The Ligna 2009 exhibition in Hannover in May 2009 marked a watershed for the company known to everybody simply as ‘Vits’.
It was on May 20, during the show, that Vits Systems GmbH became Vits Technology GmbH, marking a change of ownership of this long-established company – and at the same time, a return to former ownership.
Werner Deuring, an Austrian entrepreneur with a history in the panel machinery industry, first bought the company in 2002. He sold his shares to an investment company in 2006 but remained as managing director.
On March 26, 2009, Vits Systems GmbH went into controlled receivership after battling with liquidity issues in recession-hit markets and a lack of willingness on the part of the banks and investors to inject further funds into the company.
Clearly Mr Deuring still had strong faith in Vits and on May 20, 2009 he reacquired 100% of the shares in the business and renamed it Vits Technology GmbH.
Nothing else has changed substantially. The company still designs and manufactures impregnation lines for decorative papers in the panel industry and supplies converting lines in many other industries, such as automotive filter paper, masking tape and glass-fibre non-wovens.
Resin mixing and blending systems supplier IFA, Vits America and Vits Imaco (the Chinese arm of Vits technology GmbH) were unaffected by the insolvency of Vits Systems.
“The management team is essentially the same as before,confirmed sales and marketing director Daniel James. “We have had to reduce overall staff numbers across the business due to a large decrease in orders for paper impregnation lines between Summer 2008 and Ligna 2009 and because our other business units, metal treatment and offset printing, have heavily under-performed.”
In fact, in August 2009, Vits divested its metal treatment division, which provided coating for steel and aluminium strip to be used in white goods manufacture (such as washing machines) and in making car bodies, among other things.
“We are now concentrating on our core businesses of paper impregnation – and converting lines (as well as dryers and format sheeters) for the printing industry,said Mr James. “However, in spite of the staff cuts, all key technical personnel in design, R&D and service have been kept on.”
Working with Mr James are sales managers Jörg Mellin, Mariusz Maciejewski and Peter Hauer.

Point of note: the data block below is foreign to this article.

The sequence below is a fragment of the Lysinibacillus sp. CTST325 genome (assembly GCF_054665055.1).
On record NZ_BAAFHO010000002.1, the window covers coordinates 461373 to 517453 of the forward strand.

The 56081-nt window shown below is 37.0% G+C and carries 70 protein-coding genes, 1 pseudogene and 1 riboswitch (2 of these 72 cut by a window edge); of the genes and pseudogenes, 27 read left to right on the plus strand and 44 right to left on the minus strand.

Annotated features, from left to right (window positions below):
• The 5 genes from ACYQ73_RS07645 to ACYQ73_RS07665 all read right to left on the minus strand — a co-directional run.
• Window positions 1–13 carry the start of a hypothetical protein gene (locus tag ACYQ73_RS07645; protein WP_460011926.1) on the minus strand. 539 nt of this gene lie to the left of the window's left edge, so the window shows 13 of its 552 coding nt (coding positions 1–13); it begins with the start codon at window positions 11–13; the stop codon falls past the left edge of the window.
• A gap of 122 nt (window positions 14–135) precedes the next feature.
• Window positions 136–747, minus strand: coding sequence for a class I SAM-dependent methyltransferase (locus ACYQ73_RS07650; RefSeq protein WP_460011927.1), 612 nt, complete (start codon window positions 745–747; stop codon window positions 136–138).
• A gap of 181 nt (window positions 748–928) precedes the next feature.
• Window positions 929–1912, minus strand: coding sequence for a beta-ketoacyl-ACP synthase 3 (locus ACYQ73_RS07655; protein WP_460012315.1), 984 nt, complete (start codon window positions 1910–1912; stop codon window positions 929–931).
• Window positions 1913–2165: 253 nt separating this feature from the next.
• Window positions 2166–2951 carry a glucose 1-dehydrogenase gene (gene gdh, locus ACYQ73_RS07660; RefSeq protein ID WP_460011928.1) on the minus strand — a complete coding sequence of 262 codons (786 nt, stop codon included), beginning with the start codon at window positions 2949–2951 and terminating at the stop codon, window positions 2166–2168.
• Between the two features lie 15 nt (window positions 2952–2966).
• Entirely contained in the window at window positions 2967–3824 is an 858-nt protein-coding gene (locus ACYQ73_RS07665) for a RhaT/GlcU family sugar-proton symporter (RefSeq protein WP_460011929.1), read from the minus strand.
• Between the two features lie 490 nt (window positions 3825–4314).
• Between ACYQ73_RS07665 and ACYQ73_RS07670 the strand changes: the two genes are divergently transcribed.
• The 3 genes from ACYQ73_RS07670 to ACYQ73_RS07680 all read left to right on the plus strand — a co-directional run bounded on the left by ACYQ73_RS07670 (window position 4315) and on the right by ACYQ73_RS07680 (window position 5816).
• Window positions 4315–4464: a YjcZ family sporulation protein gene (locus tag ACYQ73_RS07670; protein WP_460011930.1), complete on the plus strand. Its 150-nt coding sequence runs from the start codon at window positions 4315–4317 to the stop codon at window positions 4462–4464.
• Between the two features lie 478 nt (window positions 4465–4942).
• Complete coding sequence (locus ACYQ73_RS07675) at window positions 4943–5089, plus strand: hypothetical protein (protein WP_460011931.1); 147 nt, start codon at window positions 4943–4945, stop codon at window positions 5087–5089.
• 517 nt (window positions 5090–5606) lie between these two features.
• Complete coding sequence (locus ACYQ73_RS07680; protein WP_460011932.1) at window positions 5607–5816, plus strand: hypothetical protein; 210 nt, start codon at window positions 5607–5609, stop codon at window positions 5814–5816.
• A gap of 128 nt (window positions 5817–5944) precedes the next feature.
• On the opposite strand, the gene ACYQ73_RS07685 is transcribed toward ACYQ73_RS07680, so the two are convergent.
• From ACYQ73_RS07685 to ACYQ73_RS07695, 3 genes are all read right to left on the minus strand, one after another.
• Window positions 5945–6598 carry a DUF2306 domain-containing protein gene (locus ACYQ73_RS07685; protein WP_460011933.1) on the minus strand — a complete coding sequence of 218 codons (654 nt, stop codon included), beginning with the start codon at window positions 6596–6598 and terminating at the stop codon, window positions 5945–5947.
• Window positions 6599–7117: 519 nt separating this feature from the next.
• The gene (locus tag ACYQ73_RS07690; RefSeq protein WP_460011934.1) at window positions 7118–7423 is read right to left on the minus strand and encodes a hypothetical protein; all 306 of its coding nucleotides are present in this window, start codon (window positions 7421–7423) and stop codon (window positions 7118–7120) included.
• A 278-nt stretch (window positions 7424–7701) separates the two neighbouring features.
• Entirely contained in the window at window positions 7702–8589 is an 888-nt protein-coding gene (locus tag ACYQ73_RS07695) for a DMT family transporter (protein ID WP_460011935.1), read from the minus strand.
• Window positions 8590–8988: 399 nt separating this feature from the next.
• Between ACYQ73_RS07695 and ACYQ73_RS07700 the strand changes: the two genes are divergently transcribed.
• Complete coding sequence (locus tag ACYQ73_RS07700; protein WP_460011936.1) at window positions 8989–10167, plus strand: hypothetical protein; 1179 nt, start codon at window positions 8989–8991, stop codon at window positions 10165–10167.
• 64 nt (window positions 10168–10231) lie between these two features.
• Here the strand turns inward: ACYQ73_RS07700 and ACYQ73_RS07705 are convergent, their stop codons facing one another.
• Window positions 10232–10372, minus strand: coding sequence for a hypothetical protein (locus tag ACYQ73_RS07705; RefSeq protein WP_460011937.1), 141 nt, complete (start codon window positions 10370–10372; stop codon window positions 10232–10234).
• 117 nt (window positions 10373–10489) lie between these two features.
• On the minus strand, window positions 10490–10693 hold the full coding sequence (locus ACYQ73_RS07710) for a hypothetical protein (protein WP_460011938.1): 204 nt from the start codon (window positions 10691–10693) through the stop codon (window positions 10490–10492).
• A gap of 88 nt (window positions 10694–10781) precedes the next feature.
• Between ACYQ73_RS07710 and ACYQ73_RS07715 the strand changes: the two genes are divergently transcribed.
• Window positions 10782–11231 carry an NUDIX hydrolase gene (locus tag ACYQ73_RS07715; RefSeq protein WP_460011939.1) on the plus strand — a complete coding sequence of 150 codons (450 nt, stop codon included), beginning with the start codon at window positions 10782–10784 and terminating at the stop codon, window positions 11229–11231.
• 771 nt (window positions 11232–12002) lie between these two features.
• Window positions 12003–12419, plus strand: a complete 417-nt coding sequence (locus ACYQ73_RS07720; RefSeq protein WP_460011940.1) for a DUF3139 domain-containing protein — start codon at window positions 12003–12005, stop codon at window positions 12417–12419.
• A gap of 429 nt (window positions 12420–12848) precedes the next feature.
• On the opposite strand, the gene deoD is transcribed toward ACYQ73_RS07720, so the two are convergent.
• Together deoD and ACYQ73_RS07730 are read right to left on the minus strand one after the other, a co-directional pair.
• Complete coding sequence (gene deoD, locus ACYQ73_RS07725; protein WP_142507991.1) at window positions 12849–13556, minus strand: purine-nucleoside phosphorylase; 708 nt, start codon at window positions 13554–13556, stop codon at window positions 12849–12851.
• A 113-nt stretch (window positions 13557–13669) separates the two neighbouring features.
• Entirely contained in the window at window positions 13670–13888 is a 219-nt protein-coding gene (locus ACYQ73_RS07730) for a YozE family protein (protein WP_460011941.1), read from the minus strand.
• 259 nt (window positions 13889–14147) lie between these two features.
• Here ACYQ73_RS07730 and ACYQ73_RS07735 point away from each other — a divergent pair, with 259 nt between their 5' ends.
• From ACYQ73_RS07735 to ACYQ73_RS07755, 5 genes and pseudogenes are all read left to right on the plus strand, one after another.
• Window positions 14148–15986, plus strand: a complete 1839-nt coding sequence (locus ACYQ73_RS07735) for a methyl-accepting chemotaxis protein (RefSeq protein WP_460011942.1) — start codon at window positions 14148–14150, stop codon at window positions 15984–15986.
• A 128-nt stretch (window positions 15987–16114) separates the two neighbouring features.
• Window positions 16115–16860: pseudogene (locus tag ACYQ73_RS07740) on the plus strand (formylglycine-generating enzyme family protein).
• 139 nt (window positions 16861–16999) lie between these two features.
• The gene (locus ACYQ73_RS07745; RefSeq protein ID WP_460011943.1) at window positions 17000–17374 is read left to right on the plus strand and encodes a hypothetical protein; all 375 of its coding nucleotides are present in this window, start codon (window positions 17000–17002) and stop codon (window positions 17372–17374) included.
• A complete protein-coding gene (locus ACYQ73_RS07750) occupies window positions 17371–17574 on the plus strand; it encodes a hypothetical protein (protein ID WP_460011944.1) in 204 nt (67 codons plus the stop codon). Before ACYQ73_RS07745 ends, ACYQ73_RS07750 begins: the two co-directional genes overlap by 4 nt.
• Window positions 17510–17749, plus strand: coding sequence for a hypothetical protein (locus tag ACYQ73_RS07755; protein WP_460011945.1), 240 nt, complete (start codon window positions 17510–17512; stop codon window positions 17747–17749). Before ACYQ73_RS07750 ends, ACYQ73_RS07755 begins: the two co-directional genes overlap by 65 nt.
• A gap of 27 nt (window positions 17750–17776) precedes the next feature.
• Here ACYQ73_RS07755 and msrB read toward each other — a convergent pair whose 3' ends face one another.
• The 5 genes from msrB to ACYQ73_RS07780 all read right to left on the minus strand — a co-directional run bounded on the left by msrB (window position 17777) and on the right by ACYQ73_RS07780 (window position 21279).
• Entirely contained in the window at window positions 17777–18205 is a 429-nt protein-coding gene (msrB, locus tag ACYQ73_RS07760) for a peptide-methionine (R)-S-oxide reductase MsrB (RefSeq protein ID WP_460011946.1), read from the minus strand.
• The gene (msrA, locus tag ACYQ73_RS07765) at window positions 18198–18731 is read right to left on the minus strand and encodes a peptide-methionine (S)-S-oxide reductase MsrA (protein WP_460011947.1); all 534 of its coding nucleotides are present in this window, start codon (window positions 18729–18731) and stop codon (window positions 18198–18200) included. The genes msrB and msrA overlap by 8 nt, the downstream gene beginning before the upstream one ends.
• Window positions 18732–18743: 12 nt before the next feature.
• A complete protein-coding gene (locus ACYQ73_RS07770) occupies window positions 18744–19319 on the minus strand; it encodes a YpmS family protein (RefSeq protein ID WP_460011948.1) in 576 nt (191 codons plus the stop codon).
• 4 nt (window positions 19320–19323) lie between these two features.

“Customer contact with sales and after-sales service thus remains the same and the engineers that go out to customers are the same ones that have visited them for 15 years or more – the faces have not changed,said Mr James. “And this is very important as many of our sales represent repeat business.”
The new company took two orders at the 2009 Ligna exhibition. One was being commissioned in Iran in late September, while the second was still in progress. A sizeable order was received from China in September and another, larger, order came in from Turkey. However, Mr James said, when interviewed in early October at the Langenfeld headquarters, that these orders could only be seen as “spikes”, there being no clear trend in the global market this year, even though more enquiries were being received at the time than at the same time last year.
Vits latest development, the super-fast HighLine, initially previewed at Ligna 2007, has recently been installed and commissioned at an MDF factory in Turkey and received official customer acceptance in early October 2009. The line is capable of running at over 100m/minute, sheeting melamine films for flooring.
The problem in the past has been to achieve such speeds without rewinding at the end of the impregnation line – highspeed handling of sheets of impregnated paper was the difficult part of the operation.
“Due to a new suction cup linear-driven stacking system, developed with the customer, the line has now broken the 100m/min barrier and during the acceptance test actually ran at 105m/minute for a complete eight-hour shift. Nobody has achieved that kind of performance before,said Mr James proudly.
“Using this new system, and other modifications, we can double the speed of many installed melamine lines, if required. Thus a mill could replace six existing lines with three by simply upgrading them, or it could invest in a new HighLine.”
Phenolic lines are of course capable of running at much higher speeds than melamine ones and Vits had just finished commissioning such a line at a panel mill in Austria. This can run at over 200m/minute, sheeting and stacking directly on to pallets.
Phenolic lines from Vits which rewind onto rolls, instead of sheeting on pallets, already run at speeds of up to 300m/minute, according to Mr James.
Of course research and development (R&D) wait for no man, even in quiet markets, and Vits is working on new systems for intermediate coating between somewhat in the last couple of months and things were now looking quite good. “China seems to be the driving force as far as investment goes at present,he said.
Meanwhile, resin mixing systems manufacturer IFA in Rain am Lech in Bavaria has experienced slow business in the impregnation field where it is heavily dependent on Vits. However, in other areas, such as building products, diversification over the last couple of years seems to have paid off. The company was recently awarded two large contracts to deliver mixing systems to the gypsum board market.
Vits has had a turbulent time this year but emerged from Ligna with orders and a new owner convinced of its long-term viability – and with the nerve to weather the current storm and to build on a solid reputation in the company’s specialist fields of operation.